Originally published in the Cascadia Weekly, 10/5/16.

spotted owl

Rarely Spotted : Northern Spotted Owls

September 12th, 2016 | Posted by in Naturalist Notes

Guest post by Leigh Calvez, author of the new book The Secret Lives of Owls. Join us Thursday, Sept 22, at Village Books for a free reading from this great new title from Sasquatch Books, the first event in our Fall 2016 Nature of Writing Speaker Series in Bellingham.

Perhaps the most iconic of all owls in the Pacific Northwest is the Northern Spotted Owl (Strix occidentalis). I was excited to look for these owls in the wild, in the ancient trees where they live, before they disappear altogether. Sighting one seemed to me to be as epic, and just as improbable, as sighting a unicorn. Yet from all I’d heard from the biologists called “hooters”—for the hooting call that they make either electronically or with their own voices to determine if Spotted Owls are nesting in the area—these owls were still out there. Still, even the experts were finding only one or maybe two nests in their survey areas each year. Tracking them would be more of an adventure than I could yet imagine.

Through the grapevine of owl biologists, I contacted Stan Sovern, a Forest Service biologist who has been monitoring the Spotted Owl population in Washington State, both on the Olympic Peninsula and in Central Washington, for the past twenty-eight years. He invited me out for an afternoon check of one active nest site. I met Stan and Margy Taylor, another longtime Forest Service hooter, at the Cle Elum Ranger Station. Then we drove east along I-90 to the forest edge, where the habitat abruptly turns to shrub-steppe, as if a line had been drawn through the state.

Just before we took the Taneum Creek exit to the interstate, I could see fields full of tall windmills turning in the breeze blowing down from the eastern Cascade slopes. There are spotted owls here? I wondered.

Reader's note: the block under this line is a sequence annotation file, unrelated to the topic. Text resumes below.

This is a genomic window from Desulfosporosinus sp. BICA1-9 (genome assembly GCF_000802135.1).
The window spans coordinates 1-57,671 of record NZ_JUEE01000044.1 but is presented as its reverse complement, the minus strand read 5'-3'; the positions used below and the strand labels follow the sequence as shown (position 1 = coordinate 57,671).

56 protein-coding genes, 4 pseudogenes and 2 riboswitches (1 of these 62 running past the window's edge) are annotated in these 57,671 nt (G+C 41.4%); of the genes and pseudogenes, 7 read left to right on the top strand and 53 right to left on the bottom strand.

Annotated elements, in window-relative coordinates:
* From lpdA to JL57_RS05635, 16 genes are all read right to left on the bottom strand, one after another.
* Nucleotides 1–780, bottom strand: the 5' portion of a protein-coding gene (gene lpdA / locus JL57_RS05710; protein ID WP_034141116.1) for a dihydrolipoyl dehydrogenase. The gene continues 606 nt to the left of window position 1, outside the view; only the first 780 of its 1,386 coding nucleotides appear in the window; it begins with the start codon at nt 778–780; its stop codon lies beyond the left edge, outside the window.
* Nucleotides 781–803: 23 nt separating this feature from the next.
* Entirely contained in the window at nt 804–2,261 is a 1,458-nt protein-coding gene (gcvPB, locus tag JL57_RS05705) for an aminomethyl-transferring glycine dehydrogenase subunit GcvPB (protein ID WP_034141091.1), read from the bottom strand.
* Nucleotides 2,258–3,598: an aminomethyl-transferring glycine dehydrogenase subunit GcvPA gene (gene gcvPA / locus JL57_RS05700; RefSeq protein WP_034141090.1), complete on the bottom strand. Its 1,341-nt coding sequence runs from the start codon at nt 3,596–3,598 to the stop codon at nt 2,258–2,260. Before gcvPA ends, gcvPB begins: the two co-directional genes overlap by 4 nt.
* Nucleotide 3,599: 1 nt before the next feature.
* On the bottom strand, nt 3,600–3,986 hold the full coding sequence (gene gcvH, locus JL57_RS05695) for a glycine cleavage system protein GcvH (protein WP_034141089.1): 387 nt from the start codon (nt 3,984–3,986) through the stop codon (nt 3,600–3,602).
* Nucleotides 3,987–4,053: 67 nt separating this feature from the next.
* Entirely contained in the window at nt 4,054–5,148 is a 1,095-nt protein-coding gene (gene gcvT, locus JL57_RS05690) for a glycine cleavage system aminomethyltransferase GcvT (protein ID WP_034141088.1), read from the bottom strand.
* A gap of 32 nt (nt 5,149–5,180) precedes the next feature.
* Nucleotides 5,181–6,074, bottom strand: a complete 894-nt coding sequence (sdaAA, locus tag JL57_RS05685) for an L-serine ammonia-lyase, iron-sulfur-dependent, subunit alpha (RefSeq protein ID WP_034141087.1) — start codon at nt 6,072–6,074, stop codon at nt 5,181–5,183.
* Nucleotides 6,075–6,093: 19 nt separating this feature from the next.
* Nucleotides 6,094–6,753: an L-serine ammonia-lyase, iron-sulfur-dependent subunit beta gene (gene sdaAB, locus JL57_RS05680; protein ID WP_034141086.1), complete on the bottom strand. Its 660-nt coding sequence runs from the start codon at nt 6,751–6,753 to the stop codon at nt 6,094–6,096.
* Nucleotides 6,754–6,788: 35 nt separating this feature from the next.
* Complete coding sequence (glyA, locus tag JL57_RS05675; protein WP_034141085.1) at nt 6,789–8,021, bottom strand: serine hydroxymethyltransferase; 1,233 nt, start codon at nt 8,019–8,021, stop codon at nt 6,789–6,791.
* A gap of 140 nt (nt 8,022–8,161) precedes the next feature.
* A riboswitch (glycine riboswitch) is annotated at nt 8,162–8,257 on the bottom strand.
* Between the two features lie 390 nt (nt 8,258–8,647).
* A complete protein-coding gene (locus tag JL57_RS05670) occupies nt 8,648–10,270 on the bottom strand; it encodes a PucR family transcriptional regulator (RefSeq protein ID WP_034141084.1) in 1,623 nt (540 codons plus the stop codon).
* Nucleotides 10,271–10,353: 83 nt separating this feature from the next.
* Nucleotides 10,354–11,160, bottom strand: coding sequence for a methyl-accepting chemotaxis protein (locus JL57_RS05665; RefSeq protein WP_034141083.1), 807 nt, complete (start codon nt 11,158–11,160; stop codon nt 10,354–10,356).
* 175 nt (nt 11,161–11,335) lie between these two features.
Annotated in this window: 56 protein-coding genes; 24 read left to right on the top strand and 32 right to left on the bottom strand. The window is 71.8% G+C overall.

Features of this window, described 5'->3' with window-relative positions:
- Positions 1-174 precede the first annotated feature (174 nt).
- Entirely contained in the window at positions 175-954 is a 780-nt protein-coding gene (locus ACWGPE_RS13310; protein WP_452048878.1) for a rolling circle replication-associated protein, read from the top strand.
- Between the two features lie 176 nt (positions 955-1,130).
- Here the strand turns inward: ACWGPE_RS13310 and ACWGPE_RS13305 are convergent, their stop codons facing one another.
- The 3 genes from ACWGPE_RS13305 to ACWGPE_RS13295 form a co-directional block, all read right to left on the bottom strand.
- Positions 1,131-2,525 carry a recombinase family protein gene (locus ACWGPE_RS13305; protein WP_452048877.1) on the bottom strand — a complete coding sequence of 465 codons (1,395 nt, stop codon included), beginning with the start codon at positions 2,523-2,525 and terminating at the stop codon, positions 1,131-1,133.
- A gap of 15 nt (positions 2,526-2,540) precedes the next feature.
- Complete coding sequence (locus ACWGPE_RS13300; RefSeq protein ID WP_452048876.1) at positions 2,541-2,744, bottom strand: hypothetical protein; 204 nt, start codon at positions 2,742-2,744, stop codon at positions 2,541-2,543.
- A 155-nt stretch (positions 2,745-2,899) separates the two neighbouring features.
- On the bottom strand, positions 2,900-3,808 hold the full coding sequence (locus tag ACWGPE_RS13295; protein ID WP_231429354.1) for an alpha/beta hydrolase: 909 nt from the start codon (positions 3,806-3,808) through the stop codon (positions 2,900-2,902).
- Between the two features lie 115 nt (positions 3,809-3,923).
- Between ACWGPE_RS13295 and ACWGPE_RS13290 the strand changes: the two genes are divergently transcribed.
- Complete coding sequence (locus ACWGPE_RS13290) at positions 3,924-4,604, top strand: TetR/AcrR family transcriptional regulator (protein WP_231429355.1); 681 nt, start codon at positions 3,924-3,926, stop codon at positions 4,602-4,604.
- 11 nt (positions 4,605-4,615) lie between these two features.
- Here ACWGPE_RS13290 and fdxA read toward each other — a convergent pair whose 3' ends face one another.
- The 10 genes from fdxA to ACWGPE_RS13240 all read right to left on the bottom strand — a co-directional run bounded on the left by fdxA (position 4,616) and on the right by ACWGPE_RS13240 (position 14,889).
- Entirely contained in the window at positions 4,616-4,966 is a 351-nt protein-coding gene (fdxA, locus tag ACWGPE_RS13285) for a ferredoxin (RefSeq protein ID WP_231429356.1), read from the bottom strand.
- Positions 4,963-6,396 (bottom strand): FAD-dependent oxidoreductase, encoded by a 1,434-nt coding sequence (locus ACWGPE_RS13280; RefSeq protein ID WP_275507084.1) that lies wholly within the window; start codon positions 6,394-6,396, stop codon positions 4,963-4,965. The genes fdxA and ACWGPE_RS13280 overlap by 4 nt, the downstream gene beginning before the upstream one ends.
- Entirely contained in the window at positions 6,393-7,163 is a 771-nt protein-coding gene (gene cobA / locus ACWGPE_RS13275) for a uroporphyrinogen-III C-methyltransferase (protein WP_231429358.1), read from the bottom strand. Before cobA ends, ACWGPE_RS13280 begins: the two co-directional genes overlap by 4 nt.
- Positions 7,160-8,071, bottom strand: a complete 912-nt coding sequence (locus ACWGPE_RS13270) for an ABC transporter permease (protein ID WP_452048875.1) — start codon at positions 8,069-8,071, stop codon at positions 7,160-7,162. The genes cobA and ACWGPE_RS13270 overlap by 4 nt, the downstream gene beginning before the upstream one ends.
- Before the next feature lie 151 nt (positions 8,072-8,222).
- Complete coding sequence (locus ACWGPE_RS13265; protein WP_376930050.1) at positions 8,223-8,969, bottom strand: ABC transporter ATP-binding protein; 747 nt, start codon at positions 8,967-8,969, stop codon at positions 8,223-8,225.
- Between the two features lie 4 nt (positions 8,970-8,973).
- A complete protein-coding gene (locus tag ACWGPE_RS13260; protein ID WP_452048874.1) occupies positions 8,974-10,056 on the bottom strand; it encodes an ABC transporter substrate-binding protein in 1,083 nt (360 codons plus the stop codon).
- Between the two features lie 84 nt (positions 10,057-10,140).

We then turned and headed west into some of the last remaining old-growth forest in Central Washington. It was here that we met William Meyer, a biologist from the Washington Department of Fish and Wildlife, who knew Margy from the days they had counted Spotted Owls together on the Olympic Peninsula. He now specializes in restoring beavers—once an integral part of the landscape—to their natural habitat and reclaiming watersheds that have dried up since beavers were removed from the land.

» Continue reading Rarely Spotted : Northern Spotted Owls


Great Tide Rising: Toward Moral Courage in a Time of Planetary Change

April 28th, 2016 | Posted by in Odds & Ends

Join North Cascades Institute at Village Books in Bellingham on May 3 at 7 pm for a free reading by Kathleen Dean Moore from her new book Great Tide Rising: Toward Moral Courage in a Time of Planetary Change.

Oregon writer Kathleen Dean Moore founded her reputation as a top-notch writer through several books that gracefully combined natural history, philosophy and meditations on being human, as in Riverwalking, Pine Island Paradox and Wild Comfort. Her focus took an urgent turn in 2011 with Moral Ground: Ethical Action for a Planet in Peril, a collection of essays she co-edited featuring essays from thought leaders like E.O. Wilson, Thomas Friedman, bell hooks and the Dalai Lama on the moral responsibilities we have for safeguarding Planet Earth.

Moral Ground made the case that the threatened climate catastrophe was a moral catastrophe, and it called for a strong moral response based on our love for the children, commitment to social justice and a reverence for life,” she explained to me recently in an email. “After the book was published, I hit the road [including a reading at the Whatcom Museum during their 2013 “Vanishing Ice” exhibit]. For three years, I spoke in every place that would have me – church basements to town plazas – listening to the people who so deeply cared, wrestling with the questions they asked, watching the world change.”

Her new book Great Tide Rising: Toward Moral Courage in a Time of Planetary Change is a result of her climate change “listening tour,” a deeply-felt manifesto that ponders, as Moore explained, “How can I bring some clarity to the hard questions? How can we all find the courage and the communities of caring that make it possible to keep trying? How is it possible to open peoples’ hearts without breaking them?”

With sections along the lines of “A Call to Care,” “A Call to Witness” and “A Call to Act,” Moore has written a guidebook for modern day environmentalists and climate activists that is both grave and restorative.